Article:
Earlier this year, I started taking sewing lessons. The first day of class, our instructor asked us to give a brief introduction and describe why we decided to learn how to sew. The answers were varied. Some where there to learn how to make clothes for themselves. Many expressed a desire to make clothes that properly fit them well when off the rack clothes so quickly and easily failed to. One woman quilted but didn’t know how to assemble a garment or follow a pattern. One was a high school teacher who wanted the skills to make her more marketable. Apparently, it’s really hard to find teachers for “home skills” (home ec) classes these days.
What Did I Want To Learn?
My intention for the class, I shared, was to learn to make Halloween costumes for my daughter. I had many memories of my mom sewing costumes for me and always loved the excitement of coming up with a design together. Picking a character to replicate through fabric and accessories. Her first success was my Kermit the Frog costume for my very first trick or treating outing. Although it is quite common now for costume hoods for children to have the character’s face on the top, it was not common at all in the 80s when my mom created the design you see below. In fact, when we were out trick or treating, one boy insisted that I “pull down my mask” when we rang the doorbell.
What I didn’t share that first day in class was that my mom had passed away recently and that I knew, deep down, that sewing lessons were a means of connecting with her. A way of manifesting my own geeky healing. That thought, however, was a recurring one through my class. My first surprise came when I realized exactly how much ironing goes into sewing. A fact long forgotten from my rudimentary attempts when I was a pre-teen. The ironing made me feel closer to my mom immediately. The smell. The heat on my face. Even the small burns I suffered on my finger tips. The ironing board was out when I cleaned out my mom’s house, stacked with freshly laundered linens prepared for the next family gathering.
This is the first Halloween since I took my lessons and of course, the stakes were pretty high. I found myself reticent to sew a costume for my daughter. Not because my sewing skills would still fall close to level one but because my daughter is strong willed and has yet to wear anything I’ve sewn for her. I didn’t want my first costume marked by a reluctance to wear it that would likely have nothing to do with the hours I poured into making it.
So I gave myself an out. I took her to the consignment store and let her pick out what she wanted. A Rainbow Dash tutu caught her eye and she was sold. We decided the entire family would dress as My Little Pony characters. She as Rainbow Dash, me as Pinky Pie, and my husband as their faithful friend and dinosaur, Spike.
Here was my opportunity to focus my new found sewing skill. I knew what I would do for Pinky Pie: pink wig, felt ears I bought at RCCC, and a pink tutu. For Spike though… that was where the challenge would come.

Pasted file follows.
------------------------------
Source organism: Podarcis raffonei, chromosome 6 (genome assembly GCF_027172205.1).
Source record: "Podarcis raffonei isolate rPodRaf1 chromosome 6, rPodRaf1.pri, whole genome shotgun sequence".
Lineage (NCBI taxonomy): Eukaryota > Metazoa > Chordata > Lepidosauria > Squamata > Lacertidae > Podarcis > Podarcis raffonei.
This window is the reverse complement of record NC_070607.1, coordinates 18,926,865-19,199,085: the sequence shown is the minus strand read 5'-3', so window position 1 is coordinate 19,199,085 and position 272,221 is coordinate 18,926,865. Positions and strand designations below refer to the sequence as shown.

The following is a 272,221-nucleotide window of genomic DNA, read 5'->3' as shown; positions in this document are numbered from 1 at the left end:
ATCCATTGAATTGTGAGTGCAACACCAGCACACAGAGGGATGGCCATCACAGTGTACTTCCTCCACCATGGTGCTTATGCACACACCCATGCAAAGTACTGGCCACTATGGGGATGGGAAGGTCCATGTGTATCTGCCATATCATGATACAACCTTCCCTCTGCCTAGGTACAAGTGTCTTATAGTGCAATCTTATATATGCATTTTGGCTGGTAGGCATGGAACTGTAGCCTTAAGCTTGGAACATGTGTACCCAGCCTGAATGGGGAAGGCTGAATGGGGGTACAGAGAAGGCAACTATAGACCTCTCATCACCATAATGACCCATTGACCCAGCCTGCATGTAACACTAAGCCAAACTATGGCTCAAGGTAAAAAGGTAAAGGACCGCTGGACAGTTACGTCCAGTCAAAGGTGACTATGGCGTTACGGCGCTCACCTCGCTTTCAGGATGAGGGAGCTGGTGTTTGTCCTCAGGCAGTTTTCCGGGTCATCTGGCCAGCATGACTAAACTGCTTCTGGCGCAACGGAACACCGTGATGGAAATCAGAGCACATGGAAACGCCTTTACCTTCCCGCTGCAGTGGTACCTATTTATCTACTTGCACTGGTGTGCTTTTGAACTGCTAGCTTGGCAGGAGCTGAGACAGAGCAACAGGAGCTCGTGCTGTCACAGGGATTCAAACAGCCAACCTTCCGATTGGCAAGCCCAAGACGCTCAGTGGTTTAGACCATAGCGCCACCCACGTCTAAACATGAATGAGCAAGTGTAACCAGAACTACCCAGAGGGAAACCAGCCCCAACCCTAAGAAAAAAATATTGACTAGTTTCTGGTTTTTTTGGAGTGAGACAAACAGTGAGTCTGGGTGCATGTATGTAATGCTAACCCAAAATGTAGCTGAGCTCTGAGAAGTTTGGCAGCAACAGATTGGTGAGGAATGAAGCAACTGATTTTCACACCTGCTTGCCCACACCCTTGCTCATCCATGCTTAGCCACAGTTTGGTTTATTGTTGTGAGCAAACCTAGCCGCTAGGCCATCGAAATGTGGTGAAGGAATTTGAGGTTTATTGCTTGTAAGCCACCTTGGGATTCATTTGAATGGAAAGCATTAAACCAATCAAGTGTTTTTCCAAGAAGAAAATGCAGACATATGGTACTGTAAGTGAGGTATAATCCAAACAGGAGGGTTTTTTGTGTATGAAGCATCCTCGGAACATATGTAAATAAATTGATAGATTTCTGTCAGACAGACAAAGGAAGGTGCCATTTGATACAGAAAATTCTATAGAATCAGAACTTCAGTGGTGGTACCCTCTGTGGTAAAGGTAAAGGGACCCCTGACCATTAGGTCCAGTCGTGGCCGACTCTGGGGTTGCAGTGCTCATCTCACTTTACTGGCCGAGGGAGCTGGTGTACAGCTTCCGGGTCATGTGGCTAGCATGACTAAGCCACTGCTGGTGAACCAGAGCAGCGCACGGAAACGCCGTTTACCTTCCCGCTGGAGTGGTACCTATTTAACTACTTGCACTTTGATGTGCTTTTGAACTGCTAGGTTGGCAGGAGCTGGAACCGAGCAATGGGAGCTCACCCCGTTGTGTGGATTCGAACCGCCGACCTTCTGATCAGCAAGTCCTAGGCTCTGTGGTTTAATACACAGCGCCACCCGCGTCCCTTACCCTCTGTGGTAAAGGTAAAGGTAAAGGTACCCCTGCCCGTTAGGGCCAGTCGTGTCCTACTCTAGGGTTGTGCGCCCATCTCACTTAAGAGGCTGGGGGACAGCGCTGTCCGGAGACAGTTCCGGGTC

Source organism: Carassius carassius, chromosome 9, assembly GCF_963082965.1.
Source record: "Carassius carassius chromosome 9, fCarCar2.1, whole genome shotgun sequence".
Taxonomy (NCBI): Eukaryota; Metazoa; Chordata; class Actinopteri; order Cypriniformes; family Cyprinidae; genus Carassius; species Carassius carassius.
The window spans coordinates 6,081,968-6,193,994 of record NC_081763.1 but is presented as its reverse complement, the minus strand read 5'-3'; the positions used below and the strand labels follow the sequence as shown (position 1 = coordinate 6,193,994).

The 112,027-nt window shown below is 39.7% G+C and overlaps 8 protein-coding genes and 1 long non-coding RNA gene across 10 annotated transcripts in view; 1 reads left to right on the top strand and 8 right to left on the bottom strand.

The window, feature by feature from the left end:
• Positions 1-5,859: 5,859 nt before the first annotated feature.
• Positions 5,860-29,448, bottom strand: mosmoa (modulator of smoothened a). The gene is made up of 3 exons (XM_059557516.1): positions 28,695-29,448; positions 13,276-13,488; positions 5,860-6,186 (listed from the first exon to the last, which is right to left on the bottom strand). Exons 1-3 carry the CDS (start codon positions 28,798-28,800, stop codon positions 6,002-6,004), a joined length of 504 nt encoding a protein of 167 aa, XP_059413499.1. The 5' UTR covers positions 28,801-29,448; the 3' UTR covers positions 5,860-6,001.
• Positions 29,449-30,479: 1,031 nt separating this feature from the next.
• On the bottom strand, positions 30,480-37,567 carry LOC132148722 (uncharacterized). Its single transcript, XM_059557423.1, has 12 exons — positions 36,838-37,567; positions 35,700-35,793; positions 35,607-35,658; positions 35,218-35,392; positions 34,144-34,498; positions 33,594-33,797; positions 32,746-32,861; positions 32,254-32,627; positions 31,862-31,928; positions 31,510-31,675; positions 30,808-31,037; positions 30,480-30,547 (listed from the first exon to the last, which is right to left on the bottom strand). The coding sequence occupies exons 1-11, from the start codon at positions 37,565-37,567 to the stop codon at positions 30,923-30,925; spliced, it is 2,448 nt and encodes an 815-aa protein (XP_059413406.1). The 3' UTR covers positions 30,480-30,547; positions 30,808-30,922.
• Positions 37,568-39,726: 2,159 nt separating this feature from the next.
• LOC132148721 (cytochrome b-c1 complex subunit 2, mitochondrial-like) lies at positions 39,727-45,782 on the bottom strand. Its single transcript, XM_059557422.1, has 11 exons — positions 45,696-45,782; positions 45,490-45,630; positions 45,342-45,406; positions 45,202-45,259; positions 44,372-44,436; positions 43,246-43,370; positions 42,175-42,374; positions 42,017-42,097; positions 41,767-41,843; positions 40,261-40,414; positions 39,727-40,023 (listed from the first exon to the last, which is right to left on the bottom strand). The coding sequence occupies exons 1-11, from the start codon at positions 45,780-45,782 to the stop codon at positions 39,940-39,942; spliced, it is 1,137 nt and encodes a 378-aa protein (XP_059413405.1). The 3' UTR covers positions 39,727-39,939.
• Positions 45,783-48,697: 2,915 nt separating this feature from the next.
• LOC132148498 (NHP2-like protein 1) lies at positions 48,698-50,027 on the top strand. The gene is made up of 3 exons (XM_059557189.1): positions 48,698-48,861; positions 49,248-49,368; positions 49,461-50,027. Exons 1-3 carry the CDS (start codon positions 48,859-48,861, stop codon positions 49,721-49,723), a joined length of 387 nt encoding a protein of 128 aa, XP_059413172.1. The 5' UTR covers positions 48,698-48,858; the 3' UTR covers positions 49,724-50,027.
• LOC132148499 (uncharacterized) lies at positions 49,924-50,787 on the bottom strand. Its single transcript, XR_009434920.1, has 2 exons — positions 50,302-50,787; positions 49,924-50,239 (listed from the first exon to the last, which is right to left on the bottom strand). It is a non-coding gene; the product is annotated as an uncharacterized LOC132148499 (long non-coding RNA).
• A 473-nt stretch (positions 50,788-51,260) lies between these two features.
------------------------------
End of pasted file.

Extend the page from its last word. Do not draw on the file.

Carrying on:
The Calm of the Storm
We were attending a Halloween party on Saturday afternoon with all of my daughter’s preschool friends. So, of course, I left the sewing until Friday afternoon. I had purple fabric for the hood, and two different greens for the spikes on Spike’s head and his ears. It wouldn’t be a full costume but it would be enough to get the point across.
The first thing I did was iron the fabric. Just that alone calmed me down and put me in a very grounded space. Fitting the hood came with some pretty serious frustrations, mostly stemming from my lack of experience with designing my own pattern. But once I wrapped my head around the project as a whole I felt each piece of it fall together.
I won’t wax poetic about feeling her with me as I was working. even though I did in many ways. I felt a great sense of calm, even as things were hard and as my daughter interrupted with a three year old’s attempts to help. There have been only a few times since my mother passed where I paused and thought, “She would love this.” That thought slid through my mind many times as I burned my fingers and ran my hands along my newly sewn seams, thankful I found my way to geeky healing.
Have your geeky passions helped you though mourning a loved one? Or been a rock in an otherwise difficult time?
Regina is a gamer, writer, teacher, and podcaster living in the Pacific Northwest. She completed her Ph.D. in 2011 from Washington State University in Vancouver and continues to teach there part time. Regina’s research interests focus on women and technology, and her dissertation discusses female gamers and identity in digital role playing games. A lifelong geek and technology enthusiast, Regina recently started a Girls Who Code club in support of their mission to close the gender gap in technology.
To continue the conversations about gender and gaming that Regina started during her research, she started a podcast called Game on Girl. Called the “NPR of game podcasts” by Chris Brown of The Married Gamers, the podcast features women involved in the game industry, and tackles some of the complicated issues in the gaming community. Season 2 began in the spring of 2018 and will premiere new episodes monthly.